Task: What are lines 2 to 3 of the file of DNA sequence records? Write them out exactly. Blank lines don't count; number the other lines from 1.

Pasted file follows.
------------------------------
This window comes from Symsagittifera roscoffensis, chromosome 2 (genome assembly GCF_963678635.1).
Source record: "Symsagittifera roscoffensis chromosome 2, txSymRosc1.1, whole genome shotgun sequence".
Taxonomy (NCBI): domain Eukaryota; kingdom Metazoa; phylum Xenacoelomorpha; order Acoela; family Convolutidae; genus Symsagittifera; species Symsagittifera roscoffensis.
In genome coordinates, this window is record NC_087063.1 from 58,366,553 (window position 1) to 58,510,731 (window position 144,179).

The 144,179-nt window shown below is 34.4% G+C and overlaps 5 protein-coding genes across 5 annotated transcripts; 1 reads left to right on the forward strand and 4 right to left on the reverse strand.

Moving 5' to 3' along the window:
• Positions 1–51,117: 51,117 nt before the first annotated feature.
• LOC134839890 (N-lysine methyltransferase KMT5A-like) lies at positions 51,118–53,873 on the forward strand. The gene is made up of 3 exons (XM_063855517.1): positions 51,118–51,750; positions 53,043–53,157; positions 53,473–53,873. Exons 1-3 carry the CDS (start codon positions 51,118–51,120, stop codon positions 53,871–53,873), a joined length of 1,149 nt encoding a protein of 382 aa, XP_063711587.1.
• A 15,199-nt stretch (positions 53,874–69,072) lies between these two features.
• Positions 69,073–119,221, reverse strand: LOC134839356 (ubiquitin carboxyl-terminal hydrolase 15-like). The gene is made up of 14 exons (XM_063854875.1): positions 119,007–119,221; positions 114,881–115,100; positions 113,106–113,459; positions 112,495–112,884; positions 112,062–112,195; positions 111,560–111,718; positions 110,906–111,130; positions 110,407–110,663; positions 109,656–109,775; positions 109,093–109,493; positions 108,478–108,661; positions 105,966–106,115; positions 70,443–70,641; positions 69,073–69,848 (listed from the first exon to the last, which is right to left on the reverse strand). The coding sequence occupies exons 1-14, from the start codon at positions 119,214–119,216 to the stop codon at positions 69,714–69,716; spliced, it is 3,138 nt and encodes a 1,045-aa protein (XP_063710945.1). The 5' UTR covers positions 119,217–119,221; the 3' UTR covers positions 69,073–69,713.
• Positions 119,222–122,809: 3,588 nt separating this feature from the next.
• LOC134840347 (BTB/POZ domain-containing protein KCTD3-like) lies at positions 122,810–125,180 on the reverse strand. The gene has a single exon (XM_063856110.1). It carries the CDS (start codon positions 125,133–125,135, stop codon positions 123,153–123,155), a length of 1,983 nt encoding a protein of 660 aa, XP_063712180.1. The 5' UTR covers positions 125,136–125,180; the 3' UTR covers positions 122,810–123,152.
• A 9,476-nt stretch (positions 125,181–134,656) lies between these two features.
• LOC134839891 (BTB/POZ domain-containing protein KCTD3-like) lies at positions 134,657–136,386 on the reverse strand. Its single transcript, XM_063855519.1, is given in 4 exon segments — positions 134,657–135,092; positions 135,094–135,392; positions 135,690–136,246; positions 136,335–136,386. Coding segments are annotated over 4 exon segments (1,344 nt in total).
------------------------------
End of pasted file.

Source record: "Symsagittifera roscoffensis chromosome 2, txSymRosc1.1, whole genome shotgun sequence".
Taxonomy (NCBI): domain Eukaryota; kingdom Metazoa; phylum Xenacoelomorpha; order Acoela; family Convolutidae; genus Symsagittifera; species Symsagittifera roscoffensis.